Am I the only person who struggles to register July as a month, and just lives in a 60-day June? Either way, I read eight books this month, and here they are!

Lion – Saroo Brierley – 5 stars This is the memoir that inspired the recent movie of the same name: it follows the story of a 5 year old boy who gets separated from his family by mistakenly getting on the wrong train, and ending up on the other side of India. He gets adopted by an Australian family, and as a grown-up manages to use the internet to track down his home town. It’s an amazing story! (Although actor Saroo and real-life Saroo don’t look remotely similar)

Nomad – Alan Partridge – 4 stars For those of you who aren’t British, Alan Partridge is our Ron Burgundy. This book is pretty short, and genuinely hilarious.

The White Tiger – Aravind Adiga – 4 stars This is Adiga’s debut novel, and it is fantastic. Set in India, the story plunges into the caste system, politics, and poverty, and I could not put this down.

Lady Mechanika: La Dama de la Muerte – Joe Benitez – 4 stars This is a collection of comics set in historical Mexico, and I really enjoyed it! Find my review here.

Heathen – Natasha Alterici – 3 stars Another comic! This is a beautifully drawn Viking story – my review is here!

A-List – D.P. Lyle – 3 stars An American mystery/comedy/thriller novel, and the second in the Jake Longly series. I wrote a review for this one, too – check it out here!

Collins Art Class: The Essential Guide to Creative Painting Skills and Techniques – Simon Jennings – 4 stars This book is pretty much exactly what it says on the cover. I particularly liked that it was full of little galleries of other peoples’ paintings, not just instructions. Inspiring and practical!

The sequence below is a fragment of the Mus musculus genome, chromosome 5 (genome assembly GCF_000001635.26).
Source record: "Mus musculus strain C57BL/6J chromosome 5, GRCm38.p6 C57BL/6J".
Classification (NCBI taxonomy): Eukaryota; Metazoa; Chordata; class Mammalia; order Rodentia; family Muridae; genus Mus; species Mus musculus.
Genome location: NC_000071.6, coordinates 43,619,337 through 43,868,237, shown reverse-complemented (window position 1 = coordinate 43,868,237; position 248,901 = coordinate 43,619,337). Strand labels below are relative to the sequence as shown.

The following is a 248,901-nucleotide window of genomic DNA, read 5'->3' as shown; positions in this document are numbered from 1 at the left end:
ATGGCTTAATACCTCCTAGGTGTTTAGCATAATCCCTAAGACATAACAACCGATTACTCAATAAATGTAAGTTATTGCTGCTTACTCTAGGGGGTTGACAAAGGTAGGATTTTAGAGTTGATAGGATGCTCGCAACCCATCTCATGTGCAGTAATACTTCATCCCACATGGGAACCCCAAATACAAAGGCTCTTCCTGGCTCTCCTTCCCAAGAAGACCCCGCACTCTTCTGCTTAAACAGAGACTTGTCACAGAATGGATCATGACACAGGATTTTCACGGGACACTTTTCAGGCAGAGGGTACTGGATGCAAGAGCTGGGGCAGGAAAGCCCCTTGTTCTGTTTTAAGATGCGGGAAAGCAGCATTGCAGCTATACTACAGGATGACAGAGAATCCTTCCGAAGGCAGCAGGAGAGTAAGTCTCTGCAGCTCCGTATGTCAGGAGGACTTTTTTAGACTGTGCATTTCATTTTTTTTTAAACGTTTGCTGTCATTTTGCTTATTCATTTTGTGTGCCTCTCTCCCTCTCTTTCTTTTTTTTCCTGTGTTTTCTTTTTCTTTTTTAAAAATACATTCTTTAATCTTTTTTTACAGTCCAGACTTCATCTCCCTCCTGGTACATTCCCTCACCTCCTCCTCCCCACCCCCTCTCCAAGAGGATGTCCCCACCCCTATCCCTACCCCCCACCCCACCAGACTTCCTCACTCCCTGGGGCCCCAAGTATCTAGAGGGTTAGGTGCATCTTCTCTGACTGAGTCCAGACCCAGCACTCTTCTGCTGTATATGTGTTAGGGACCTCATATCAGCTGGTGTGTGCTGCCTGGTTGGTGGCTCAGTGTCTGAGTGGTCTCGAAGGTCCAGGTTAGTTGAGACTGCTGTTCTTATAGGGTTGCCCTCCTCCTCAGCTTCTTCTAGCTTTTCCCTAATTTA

Once an Arafat Man – Tass Saada – 5 stars This is an autobiography of a Palestinian man born right in the midst of the conflict with Israel. He talks about running away to join the Palestinian armed forces, training to become a sniper, and how he managed to find new life for himself, and get free of all his anger and hate. I thought this book was really insightful, but most importantly, full of hope.

If you’ve read any of these books I’d love to hear your thoughts! What was your favourite book you read in July?

Thanks for reading, and have a lovely day!

Dani

Review: Heathen Vol.1 – Natasha Alterici

Heathen Vol. 1 – Natasha Alterici – 3 stars

Heathen

So is Viking mythology cool now, or did it just never go out of style? I’m seeing these tropes all over the place – and loving it. Heathen draws from the raw warrior energy of ancient Scandinavian tales, and it works fantastically. Thanks to Diamond Book Distributors for letting me have a copy!

This is the first Volume of a comic series drawn and written by Natasha Alterici, due to be published on 8 August. The art is beautiful: thoughtful and bold, and perfectly paired with well-written and concise dialogue. I could look at some of these pictures forever.

The protagonist of this story is a lesbian Viking girl who has been kicked out of her village for being different. It’s moving, and great for representation, but I think I wanted to know a bit more about her than just her sexuality. I wanted to meet her father properly, to know how she felt about the loss of her mother, and how she befriended Saga…I think the emission of more rounded character details meant that the story came off as slightly moralistic, which is such a shame because the premise is so wonderful.

It will be interesting to see how the series progresses, as there are some hints towards the Christianisation of the country, as well as a pending showdown with the god Odin. Having said that – it’s definitely the illustrations that will stick in my memory. Three stars for Natasha Alterici – I’m impressed!

If you’ve read this too, I’d love to hear your thoughts.

Thanks for reading, and have a lovely day!

Dani